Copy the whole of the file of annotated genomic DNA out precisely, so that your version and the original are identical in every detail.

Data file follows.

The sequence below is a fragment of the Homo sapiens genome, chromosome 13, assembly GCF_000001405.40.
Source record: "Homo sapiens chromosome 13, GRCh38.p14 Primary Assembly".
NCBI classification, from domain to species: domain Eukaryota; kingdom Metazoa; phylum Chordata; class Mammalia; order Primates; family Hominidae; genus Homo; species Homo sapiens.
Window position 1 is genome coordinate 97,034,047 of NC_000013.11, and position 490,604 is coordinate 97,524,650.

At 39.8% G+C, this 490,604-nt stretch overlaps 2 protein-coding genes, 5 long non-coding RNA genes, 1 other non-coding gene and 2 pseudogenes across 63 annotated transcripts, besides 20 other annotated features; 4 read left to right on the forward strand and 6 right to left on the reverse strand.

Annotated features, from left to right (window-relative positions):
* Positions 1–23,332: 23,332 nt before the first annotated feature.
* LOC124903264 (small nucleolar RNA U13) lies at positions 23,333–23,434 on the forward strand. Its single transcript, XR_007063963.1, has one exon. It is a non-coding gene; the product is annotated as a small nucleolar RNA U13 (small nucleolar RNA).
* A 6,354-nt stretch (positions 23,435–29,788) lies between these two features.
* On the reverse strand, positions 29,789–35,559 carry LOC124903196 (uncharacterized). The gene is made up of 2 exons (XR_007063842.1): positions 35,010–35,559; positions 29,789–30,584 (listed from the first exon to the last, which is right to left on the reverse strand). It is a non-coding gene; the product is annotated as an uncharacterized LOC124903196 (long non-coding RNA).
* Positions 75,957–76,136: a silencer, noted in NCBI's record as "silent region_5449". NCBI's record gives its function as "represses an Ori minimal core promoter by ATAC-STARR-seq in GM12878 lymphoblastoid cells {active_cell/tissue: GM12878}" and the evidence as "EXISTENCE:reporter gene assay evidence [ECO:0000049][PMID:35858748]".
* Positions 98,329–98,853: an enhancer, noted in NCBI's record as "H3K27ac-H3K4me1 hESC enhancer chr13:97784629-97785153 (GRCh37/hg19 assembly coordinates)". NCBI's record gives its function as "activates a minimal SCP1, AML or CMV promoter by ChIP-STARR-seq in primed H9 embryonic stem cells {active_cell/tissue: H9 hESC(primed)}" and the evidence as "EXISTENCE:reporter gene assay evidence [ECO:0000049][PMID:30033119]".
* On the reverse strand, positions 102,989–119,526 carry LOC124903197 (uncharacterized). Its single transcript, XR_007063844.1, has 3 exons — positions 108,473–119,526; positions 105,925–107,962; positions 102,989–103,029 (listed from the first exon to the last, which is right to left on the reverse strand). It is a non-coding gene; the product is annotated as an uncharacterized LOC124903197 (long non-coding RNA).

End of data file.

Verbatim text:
The sequence below is a fragment of the Homo sapiens genome, chromosome 13, assembly GCF_000001405.40.
Source record: "Homo sapiens chromosome 13, GRCh38.p14 Primary Assembly".
NCBI classification, from domain to species: domain Eukaryota; kingdom Metazoa; phylum Chordata; class Mammalia; order Primates; family Hominidae; genus Homo; species Homo sapiens.
Window position 1 is genome coordinate 97,034,047 of NC_000013.11, and position 490,604 is coordinate 97,524,650.

At 39.8% G+C, this 490,604-nt stretch overlaps 2 protein-coding genes, 5 long non-coding RNA genes, 1 other non-coding gene and 2 pseudogenes across 63 annotated transcripts, besides 20 other annotated features; 4 read left to right on the forward strand and 6 right to left on the reverse strand.

Annotated features, from left to right (window-relative positions):
* Positions 1–23,332: 23,332 nt before the first annotated feature.
* LOC124903264 (small nucleolar RNA U13) lies at positions 23,333–23,434 on the forward strand. Its single transcript, XR_007063963.1, has one exon. It is a non-coding gene; the product is annotated as a small nucleolar RNA U13 (small nucleolar RNA).
* A 6,354-nt stretch (positions 23,435–29,788) lies between these two features.
* On the reverse strand, positions 29,789–35,559 carry LOC124903196 (uncharacterized). The gene is made up of 2 exons (XR_007063842.1): positions 35,010–35,559; positions 29,789–30,584 (listed from the first exon to the last, which is right to left on the reverse strand). It is a non-coding gene; the product is annotated as an uncharacterized LOC124903196 (long non-coding RNA).
* Positions 75,957–76,136: a silencer, noted in NCBI's record as "silent region_5449". NCBI's record gives its function as "represses an Ori minimal core promoter by ATAC-STARR-seq in GM12878 lymphoblastoid cells {active_cell/tissue: GM12878}" and the evidence as "EXISTENCE:reporter gene assay evidence [ECO:0000049][PMID:35858748]".
* Positions 98,329–98,853: an enhancer, noted in NCBI's record as "H3K27ac-H3K4me1 hESC enhancer chr13:97784629-97785153 (GRCh37/hg19 assembly coordinates)". NCBI's record gives its function as "activates a minimal SCP1, AML or CMV promoter by ChIP-STARR-seq in primed H9 embryonic stem cells {active_cell/tissue: H9 hESC(primed)}" and the evidence as "EXISTENCE:reporter gene assay evidence [ECO:0000049][PMID:30033119]".
* On the reverse strand, positions 102,989–119,526 carry LOC124903197 (uncharacterized). Its single transcript, XR_007063844.1, has 3 exons — positions 108,473–119,526; positions 105,925–107,962; positions 102,989–103,029 (listed from the first exon to the last, which is right to left on the reverse strand). It is a non-coding gene; the product is annotated as an uncharacterized LOC124903197 (long non-coding RNA).